This column was originally published on Jeff Neal’s blog, ChiefHRO.com, and was republished here with permission from the author.
A report in Government Executive says “[f]ederal agency managers are privately telling members of the Trump administration they will soon lay off employees, according to Office of Personnel Management officials, and are seeking advice for how to do so in the most effective manner.”
Agencies want advice because most do not have experience with any kind of large-scale reduction in force. The RIF rules have not changed (other than DoD’s move to RIF retention based on performance ratings) for many years, but few agencies have HR staff with experience doing large-scale RIFs. RIF is the last and least desirable option for most agencies, so it is not surprising that they have not developed and maintained RIF expertise.
When I was working in field HR offices in the Department of the Navy and the Defense Logistics Agency, RIFs were far too common. Some were caused by contracting out, some by base realignment and closure (BRAC) and some by implementing “most efficient organizations” following A-76 competitions. Whatever the cause, I learned that there were some common practices that drove success in those RIFs.
Given the lack of experience that most federal employees have with RIF, I thought it might be helpful to tell the story of a RIF I managed — how we planned it, what the RIF accomplished, and why it worked. Along the way, I will include some of the key decisions we made that made it successful.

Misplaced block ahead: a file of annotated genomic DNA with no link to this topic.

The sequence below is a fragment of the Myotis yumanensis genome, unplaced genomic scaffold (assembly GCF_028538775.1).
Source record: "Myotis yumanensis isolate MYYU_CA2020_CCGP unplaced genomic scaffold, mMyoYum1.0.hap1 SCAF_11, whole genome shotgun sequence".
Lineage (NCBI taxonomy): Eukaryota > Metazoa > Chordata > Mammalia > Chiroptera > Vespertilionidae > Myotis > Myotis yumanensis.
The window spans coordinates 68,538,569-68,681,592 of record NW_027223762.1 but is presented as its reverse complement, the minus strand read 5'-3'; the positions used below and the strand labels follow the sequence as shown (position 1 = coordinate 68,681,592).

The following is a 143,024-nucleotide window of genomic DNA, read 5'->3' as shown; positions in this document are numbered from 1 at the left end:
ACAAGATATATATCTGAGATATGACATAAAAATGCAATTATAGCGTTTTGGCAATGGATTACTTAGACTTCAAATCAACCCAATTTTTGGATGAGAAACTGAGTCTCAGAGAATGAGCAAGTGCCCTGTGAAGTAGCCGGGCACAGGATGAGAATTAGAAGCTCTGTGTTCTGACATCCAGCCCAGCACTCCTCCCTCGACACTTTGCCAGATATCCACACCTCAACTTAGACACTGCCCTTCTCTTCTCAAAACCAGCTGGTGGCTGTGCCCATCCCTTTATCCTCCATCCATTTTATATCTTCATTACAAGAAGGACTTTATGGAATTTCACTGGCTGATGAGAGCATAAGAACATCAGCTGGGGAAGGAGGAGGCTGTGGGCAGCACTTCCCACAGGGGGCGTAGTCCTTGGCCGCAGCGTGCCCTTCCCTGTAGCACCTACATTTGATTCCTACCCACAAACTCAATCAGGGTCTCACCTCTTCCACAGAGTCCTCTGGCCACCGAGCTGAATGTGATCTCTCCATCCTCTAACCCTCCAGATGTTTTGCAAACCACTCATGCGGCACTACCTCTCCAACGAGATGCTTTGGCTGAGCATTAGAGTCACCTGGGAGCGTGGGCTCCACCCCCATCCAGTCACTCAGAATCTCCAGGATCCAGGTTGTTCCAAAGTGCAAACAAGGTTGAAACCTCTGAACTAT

The RIF was in the Naval Aviation Depot (now renamed Fleet Readiness Center Southeast) in Jacksonville, Florida, and involved 1,500 of their 3,200 employees. It was undertaken to reduce costs to make them more competitive in an upcoming round of BRAC. The general belief was that the Jacksonville NADEP was likely to be closed unless they took dramatic action to reduce costs.
The NADEP RIF was done for a good reason. If we did not cut our costs, it was almost certain that we would lose all of the 3,200 jobs. The NADEP was one of the largest employers in town. Losing those jobs would have had a much larger economic impact, as businesses that supported the facility would either shrink or close. The leaders of the NADEP, including the presidents of the five unions that represented most of the workforce, concluded that they could reduce the workforce in a way that reduced costs and would not harm productivity. The plan called for eliminating 700 permanent jobs.
Losing 700 jobs is a big deal. The RIF rules would make it complicated, and the disruption to the workforce would be significant. The alternative was worse, so we set out to do it in the most humane way possible, while making certain the NADEP would retain the skills it needed to compete in the BRAC process and to be able to deliver the aircraft and engine maintenance services the Navy relied upon. While leaders in the mission departments did their parts, the HR team had to devise a plan to carry out the largest RIF they had ever done. I was the deputy personnel officer and got the task of leading it.